|Publication number||US4147421 A|
|Application number||US 05/819,417|
|Publication date||Apr 3, 1979|
|Filing date||Jul 26, 1977|
|Priority date||Jul 30, 1976|
|Also published as||DE2634383A1|
|Publication number||05819417, 819417, US 4147421 A, US 4147421A, US-A-4147421, US4147421 A, US4147421A|
|Inventors||Gunter Fauth, Peter Lermann|
|Original Assignee||Agfa-Gevaert Ag|
|Export Citation||BiBTeX, EndNote, RefMan|
|Patent Citations (2), Referenced by (1), Classifications (7)|
|External Links: USPTO, USPTO Assignment, Espacenet|
1. Field of the Invention
This invention relates to photographic cameras of the collapsible type.
More particularly, the invention relates to a collapsible camera wherein a film transporting mechanism is operated in response to relative movement of the camera body and a lens mount which is connected to the same.
2. The Prior Art
Various proposals have been made for transporting film in still cameras, particularly in the types of cameras which are generically known as instant-picture cameras. It has been suggested to use an electrically operated transporting mechanism, or to utilize a crank which is turned by hand when film is to be transported. Slidable elements have been proposed in lieu of the crank.
In one camera which is collapsible, i.e., where a lens mount is movable relative to the camera body between a collapsed (shut) and an extended (open) position, the proposal has been made to effect film transportation as a function of the movement of the lens mount relative to the camera body. This can be done by e.g., providing an arcuate gear segment which pivots with the lens mount about a pivot axis thereof and which drives a step-up gearing that in turn rotates a set of film transporting rollers.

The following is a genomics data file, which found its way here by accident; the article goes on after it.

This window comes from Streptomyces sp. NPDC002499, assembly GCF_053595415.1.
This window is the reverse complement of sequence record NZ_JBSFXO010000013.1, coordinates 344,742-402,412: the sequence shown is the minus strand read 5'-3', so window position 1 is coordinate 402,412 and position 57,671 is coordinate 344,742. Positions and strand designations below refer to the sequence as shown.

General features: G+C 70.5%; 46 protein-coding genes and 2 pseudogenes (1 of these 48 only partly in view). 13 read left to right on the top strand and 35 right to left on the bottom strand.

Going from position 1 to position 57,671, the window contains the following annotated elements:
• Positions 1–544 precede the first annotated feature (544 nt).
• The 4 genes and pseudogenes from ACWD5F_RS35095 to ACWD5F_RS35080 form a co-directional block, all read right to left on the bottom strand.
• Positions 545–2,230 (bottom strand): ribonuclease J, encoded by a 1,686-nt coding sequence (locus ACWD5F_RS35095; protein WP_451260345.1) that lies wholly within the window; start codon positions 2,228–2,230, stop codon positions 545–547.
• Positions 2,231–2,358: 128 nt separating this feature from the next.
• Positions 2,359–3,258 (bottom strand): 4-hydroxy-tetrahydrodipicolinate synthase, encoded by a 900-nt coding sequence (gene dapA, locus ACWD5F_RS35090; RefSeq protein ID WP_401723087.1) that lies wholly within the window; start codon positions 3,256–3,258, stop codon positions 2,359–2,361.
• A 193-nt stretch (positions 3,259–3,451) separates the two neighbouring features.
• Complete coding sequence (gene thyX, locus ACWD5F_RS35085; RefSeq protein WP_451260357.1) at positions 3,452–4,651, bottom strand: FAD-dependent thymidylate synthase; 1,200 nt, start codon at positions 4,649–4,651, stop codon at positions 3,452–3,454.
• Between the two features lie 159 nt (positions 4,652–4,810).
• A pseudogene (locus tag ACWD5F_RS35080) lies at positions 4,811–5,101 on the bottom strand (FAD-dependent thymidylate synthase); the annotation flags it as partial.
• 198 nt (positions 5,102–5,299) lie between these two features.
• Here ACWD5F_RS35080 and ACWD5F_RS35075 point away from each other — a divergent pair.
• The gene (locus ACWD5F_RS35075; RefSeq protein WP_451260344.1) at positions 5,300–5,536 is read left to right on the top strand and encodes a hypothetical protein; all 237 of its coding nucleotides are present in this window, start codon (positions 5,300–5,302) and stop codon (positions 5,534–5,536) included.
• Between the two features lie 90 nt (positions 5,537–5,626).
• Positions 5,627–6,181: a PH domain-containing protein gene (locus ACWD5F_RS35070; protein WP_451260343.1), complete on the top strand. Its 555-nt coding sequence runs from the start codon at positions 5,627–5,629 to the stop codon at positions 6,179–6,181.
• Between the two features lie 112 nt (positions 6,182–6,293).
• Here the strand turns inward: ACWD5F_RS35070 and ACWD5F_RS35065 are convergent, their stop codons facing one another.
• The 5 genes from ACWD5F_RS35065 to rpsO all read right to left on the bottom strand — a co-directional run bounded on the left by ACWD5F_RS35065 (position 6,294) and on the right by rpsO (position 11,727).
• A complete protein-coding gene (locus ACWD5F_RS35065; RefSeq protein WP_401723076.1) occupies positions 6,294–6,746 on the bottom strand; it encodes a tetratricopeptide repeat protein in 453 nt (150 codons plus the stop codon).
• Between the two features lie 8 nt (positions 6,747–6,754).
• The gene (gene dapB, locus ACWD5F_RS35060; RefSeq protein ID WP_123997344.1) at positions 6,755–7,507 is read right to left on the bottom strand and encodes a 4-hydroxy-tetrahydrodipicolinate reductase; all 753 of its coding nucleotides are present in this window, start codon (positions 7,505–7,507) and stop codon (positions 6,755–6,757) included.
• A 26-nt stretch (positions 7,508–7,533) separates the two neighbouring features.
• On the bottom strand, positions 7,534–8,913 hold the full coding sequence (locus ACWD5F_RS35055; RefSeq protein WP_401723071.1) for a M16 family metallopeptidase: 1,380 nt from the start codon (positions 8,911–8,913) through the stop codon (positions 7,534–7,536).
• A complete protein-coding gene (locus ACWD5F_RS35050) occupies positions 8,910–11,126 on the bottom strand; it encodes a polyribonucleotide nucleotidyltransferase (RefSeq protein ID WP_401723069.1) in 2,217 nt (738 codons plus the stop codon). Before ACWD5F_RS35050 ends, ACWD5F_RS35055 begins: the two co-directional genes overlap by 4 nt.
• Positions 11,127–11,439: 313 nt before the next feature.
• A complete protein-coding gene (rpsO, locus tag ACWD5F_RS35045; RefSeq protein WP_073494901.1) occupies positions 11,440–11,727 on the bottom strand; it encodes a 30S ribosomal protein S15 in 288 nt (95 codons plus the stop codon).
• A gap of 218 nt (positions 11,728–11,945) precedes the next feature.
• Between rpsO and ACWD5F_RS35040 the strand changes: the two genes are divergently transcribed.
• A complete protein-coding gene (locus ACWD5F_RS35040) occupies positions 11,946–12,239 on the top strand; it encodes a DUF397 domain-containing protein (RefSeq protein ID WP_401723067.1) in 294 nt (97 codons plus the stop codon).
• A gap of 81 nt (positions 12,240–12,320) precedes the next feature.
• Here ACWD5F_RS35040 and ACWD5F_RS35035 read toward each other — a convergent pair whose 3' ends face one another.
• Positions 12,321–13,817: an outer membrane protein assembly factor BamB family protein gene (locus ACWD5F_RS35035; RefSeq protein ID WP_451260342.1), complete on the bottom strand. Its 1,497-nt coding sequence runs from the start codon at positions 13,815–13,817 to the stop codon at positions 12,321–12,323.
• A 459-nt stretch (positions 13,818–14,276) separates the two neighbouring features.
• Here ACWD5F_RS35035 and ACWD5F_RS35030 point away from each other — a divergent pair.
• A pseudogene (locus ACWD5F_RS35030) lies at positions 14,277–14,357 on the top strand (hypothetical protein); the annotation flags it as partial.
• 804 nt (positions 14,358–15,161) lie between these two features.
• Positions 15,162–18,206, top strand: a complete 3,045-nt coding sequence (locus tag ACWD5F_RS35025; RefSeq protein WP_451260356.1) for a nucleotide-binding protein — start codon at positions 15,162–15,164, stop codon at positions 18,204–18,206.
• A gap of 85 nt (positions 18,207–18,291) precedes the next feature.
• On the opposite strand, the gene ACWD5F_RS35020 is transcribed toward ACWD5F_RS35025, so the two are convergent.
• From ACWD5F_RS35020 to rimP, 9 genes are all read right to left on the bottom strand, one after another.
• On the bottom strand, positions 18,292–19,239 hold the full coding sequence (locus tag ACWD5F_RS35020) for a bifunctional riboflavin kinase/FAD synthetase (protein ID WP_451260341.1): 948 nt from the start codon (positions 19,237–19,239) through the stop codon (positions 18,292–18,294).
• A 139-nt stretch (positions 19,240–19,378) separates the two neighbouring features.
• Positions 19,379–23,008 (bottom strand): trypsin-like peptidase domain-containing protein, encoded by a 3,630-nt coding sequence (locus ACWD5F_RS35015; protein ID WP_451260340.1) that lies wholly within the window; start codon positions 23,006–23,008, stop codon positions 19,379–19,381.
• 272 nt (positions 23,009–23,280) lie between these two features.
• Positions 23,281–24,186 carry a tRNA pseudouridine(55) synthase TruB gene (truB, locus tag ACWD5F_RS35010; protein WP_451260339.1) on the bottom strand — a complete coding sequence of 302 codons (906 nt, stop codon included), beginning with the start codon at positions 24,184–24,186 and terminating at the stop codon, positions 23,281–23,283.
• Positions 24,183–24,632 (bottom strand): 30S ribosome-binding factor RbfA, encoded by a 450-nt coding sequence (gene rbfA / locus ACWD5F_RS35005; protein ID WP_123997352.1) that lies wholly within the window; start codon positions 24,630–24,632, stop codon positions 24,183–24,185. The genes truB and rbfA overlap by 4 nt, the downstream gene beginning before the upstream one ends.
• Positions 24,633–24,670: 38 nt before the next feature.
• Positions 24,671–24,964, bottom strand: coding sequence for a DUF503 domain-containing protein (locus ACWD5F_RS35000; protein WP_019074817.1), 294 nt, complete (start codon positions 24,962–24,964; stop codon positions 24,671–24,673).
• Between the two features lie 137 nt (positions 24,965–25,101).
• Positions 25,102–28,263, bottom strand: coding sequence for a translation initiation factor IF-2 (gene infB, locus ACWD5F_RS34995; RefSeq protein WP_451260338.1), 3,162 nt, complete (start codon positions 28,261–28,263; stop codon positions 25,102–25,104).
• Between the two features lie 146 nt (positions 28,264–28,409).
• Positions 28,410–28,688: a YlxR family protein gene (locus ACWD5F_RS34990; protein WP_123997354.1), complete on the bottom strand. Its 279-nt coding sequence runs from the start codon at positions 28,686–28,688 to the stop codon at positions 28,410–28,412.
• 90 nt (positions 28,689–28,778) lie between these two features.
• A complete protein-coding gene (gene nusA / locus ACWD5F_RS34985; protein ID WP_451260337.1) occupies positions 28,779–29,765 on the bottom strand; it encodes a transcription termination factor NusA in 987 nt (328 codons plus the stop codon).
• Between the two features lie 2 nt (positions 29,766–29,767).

This is basically a rather satisfactory proposal. It does, however, have some disadvantages which require correction. The recent public demand is for smaller and more compact cameras. The size limitations which are imposed on camera housings by this requirement make it impossible to use a relatively large arcuate gear segment. On the other hand, the relatively small gear segments which can be accommodated in these scaled-down housings have two problems: the length of their serrated arcuate periphery (from which motion is transmitted to the film transporting mechanism) is generally insufficient to effect film advancement over the requisite distance during a single movement of the lens mount relative to the body -- and the forces acting on these short-radius segments are so high that it is impracticable to make the segments of inexpensive (but relatively low-strength) materials, such as synthetic plastics. This latter factor is especially important in instant-picture cameras where the film transporting mechanism includes a pair of nip rollers which not only advance each film but squeeze developer fluid out of a pouch at one end of the film to spread it (during film transport) over the film area to be developed; this requires substantial force which must be transmitted to the mechanism via the gear segment.